NWS Submits new plan to FAA to Enhance Aviation Safety
The NWS delivered a plan to the FAA last week, designed to enhance aviation safety by providing 24/7 coverage to FAA Air Traffic Controllers for flight assists while maintaining face to face contact between NWS Meteorologists and Controllers during the busiest hours of the day. The new plan maintains staffing at CWSUs for 16 to 18 hours a day and places a hotline phone at supervisor stations to ring the Aviation Weather Center for flight assists at night. A new 24/7 forecast desk will be placed at the AWC and staffed with eight forecasters. In addition to providing flight assists at night, this desk will be responsible for the Collaborative Weather Impact Product and coordinating aviation forecasts around the country to maintain consistency. The plan also calls for three forecasters to be placed at the FAA’s Command Center for consultative support to increase the efficiency of the National Air Space.
This plan comes on the heels of an announcement of a National Weather Service experiment that will increase the staff levels in New York, Chicago and Atlanta WFOs to 13 operational forecasters. These forecasters will be responsible for two hour TAFs which will coincide with FAA two hourly briefs. These forecasters will also work closely with the local CWSU to provide new products and services to the Centers, TRACONs and Towers. Early results from the New York Area show astounding success in decreasing weather related aviation delays by 50 percent. “My hat is off to the NWS and Director Hayes,” stated Dan Sobien NWSEO President. “For a couple hundred thousand dollars a year, this plan saves the American public billions of dollars every year in lost productivity and fuel costs while helping the ecology. Most importantly it makes flying safer.” Sobien encourages the expansion of this plan to all WFOs with OEP airports and hopes the NWS will examine other programs where similar cost versus benefits could be realized. “Marine and Fire Weather programs could also use an influx of resources for a little remodeling,” concluded Sobien.
The plan was submitted to the FAA in place of a plan that was expected to be delivered in December 2009, calling for a test consolidation of CWSUs from 21 to two. The NWSEO coordinated the fight against CWSU consolidation with many aviation groups, as well as, members of Congress who strongly opposed the idea. “The voices of reason prevailed and safer air travel is the result,” stated John Stansfield, Steward of the Boston CWSU and longtime advocate for CWSUs.
NWS Quality of Work Life Team Commends NWSEO Fair Pay efforts for ASAs
The NWS Quality of Work Life Team commends NWSEO on their efforts to secure fair pay for ASAs and acknowledges the difficulty of retaining quality ASAs when other agencies pay more money for similar work. The acknowledgement was written in a letter to the National Labor Council and the Workforce Human Capital Committee of the NWS Corporate Board.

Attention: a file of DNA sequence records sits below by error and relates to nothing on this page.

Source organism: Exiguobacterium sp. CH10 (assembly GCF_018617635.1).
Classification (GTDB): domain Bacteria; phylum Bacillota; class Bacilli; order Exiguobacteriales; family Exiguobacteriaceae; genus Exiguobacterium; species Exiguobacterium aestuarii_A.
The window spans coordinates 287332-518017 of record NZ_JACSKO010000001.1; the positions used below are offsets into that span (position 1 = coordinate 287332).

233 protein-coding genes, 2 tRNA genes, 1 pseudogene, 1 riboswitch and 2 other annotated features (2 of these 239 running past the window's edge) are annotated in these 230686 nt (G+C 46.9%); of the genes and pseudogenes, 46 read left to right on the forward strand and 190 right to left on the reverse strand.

The work of NWSEO and NWS ASAs brought this issue to light. NWSEO sent a request to NOAA Deputy Undersecretary Mary Glackin requesting a review of ASA grades after several conversations with various NOAA and NWS management officials on the subject. “ASAs essentially do the work and have the responsibilities of much higher graded positions such as budgeting and property management, but they are not getting the proper pay because an MIC signs a paper saying the work is correct. Other agencies do not have this inherent unfairness and many NWS ASAs are leaving to work at those agencies,” stated NWSEO President Sobien.
NOAA has been in contact with the NWSEO about doing an informal desk audit to identify the problems. The NWS Quality of Work Life team has offered to assist in the audit. “This audit is a good first step,” stated Sobien. “Hopefully the process can be expedited so we don’t lose any more NWS employees.” The NWSEO submitted the names of several NWSEO brothers and sisters who are ASAs to assist in the audit.
The audit is the result of a grass root effort by NWSEO members who are ASAs. “The ASAs got together and pushed an issue that was not on the radar,” stated Sobien. “At the annual NWSEO convention, the ASAs sent a representative who presented each union officer with a 3-inch thick document that conclusively shows the discrimination. I am very proud of how they organized to push the issue. It is proof of the power employees have when they organize and speak with one voice.”
Federal Employees to Receive Retirement Credit in for Unused Sick Leave
Federal employees under the Federal Employees Retirement System will receive credit for their unused sick leave in their retirement calculations. President Barack Obama signed the provision, which is part of the 2010 Defense Authorization Act, into law last week.
Under the measure, which takes effect immediately, employees who retire before January 1, 2014 will receive half of their banked sick leave. Those who retire after January 1, 2014 will receive 100 percent of their unused leave credited toward their annuities. Be aware, the law credits only those employees who take an immediate annuity. Employees who retire now but delay benefits until years later, under a deferred or delayed retirement, will not get credit for unused sick leave.
The OPM estimates that employees taking excessive sick leave cost the government $68 million a year in lost productivity. Many long term FERS employees take excessive leave late in their careers to take advantage of the benefit. The change gives employees a monetary incentive to bank their sick leave and this, in turn, may increase employee attendance and productivity.